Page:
The second board should be responsible for power supply, I still see this to some extent.
It's a capacitor (?) pasted on sidebar, you must be right?
Sure, there's something on other side of power board, but it's basically a circuit connected to the power supply. There's also a lovely toroidal transformer, which isn't surprising given that this thing can run on both 28V DC and 115V AC.
All boards, without exception, are carefully glued and fundamentally not damaged by liquids, while boards are connected by connectors, which is convenient for maintenance and replacement.
The next step is to dismantle CSMU. Given that production date is end of last century, solid-state records will most likely be used.
Tear off cushioning foam at bottom, and there are four large screws, so it took a lot of effort to unscrew them all...
Handwritten serial number on a small ponytail. Same as on sticker. All this must be manually assembled, calibrated and configured. The degree of care in special equipment is different.
Remove bottom cover and you can check if solid state media used in this device is being used for recording. The surrounding circle should be a thermal insulation layer and shock absorbing material, and black on top should be same, but material seems to be different.
I picked it up with my hands, and it felt like some kind of mixture of asbestos and polystyrene, very light. The overall function is mainly thermal insulation and cushioning.
I must say that this thing is much smaller than I imagined. After it is taken out, there is practically nothing inside that can be taken out, it's all black foam.
It really took a lot of effort to protect this cylinder, which shows importance of contents inside.
Without further ado, go straight to screwdriver and unscrew all screws on cylinder. The top cover can be detached.
It is not surprising that interior is a multi-layered multi-level structure. It is tightly fastened together with 4 racks and screws.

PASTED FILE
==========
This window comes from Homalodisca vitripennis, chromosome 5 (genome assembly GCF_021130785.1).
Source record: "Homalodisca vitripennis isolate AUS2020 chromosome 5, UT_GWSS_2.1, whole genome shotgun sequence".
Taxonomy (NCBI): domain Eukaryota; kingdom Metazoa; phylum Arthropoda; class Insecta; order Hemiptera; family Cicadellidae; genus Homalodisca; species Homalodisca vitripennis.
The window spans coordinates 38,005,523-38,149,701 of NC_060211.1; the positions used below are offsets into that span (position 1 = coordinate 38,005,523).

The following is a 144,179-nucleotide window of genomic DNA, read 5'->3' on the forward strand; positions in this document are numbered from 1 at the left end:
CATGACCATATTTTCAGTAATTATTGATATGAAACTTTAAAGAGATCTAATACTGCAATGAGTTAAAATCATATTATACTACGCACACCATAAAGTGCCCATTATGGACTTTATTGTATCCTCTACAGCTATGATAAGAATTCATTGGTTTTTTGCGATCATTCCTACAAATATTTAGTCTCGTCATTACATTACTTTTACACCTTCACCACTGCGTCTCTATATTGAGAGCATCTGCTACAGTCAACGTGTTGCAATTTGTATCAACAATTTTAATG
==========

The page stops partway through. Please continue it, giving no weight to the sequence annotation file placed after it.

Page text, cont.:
The main control is on left and FLASH is on right. Well, it's time for a no-prize quiz, which company made flash used in this black box?
Supplier moved to Intel.
To be honest, I was a bit surprised that they were Intel particles.
Despite everything, taking them all apart and lining them up in a row is a bit spectacular.
According to date on label, it should have been assembled in 21st week of 1998, and chip itself was manufactured in 1997. This is a good SLC chip in Intel product line.
Achieving 10,000 erasures in that era should be considered a good level. Working temperature is 0°C to 70°C, it should be wide particle temperature.
However, there is a 182°C sticker on top cover, which means data inside is dangerous when internal temperature reaches 182°C is not very clear.
Finally, see what master control you're using. As I suspected, it was a custom chip, and it seems that reusing entire module is basically impossible.
To calculate total capacity of entire module, 8x15 is 120MB, recording 4 audios for 30 minutes, basically consumes 1MB per minute?
Finally, let's go back to this picture again, let's not talk about two TI chips in middle, they should be used to process analog microphone signals, one chip is responsible for two channels, two in upper left corner and lower right corner of DSP. The black chip should be DRAM cache for DSP.
The controller with sticker in middle should be main controller FDAU from QuickLogic series (quick series), which is essentially similar to current FPGA. It's a highly customizable ASIC, but its flexibility is not as high as that of an FPGA. My personal understanding is that it's a custom made chip.
Apart from this, there are several other large chips that QuickLogic also makes, in which a whole set of solutions had to be applied.
I used to think about buying a maintenance tool kit to read information in it. I later checked internet and cheapest quote was around $40,000. I think it should be parsed directly.
Disassembled wreckage looks like this. In fact, design of this thing is not very complicated. I still have impression of solid materials and some detailed constructions. In future, I will find a way to parse it using FDR. Solid state CVRs are easier.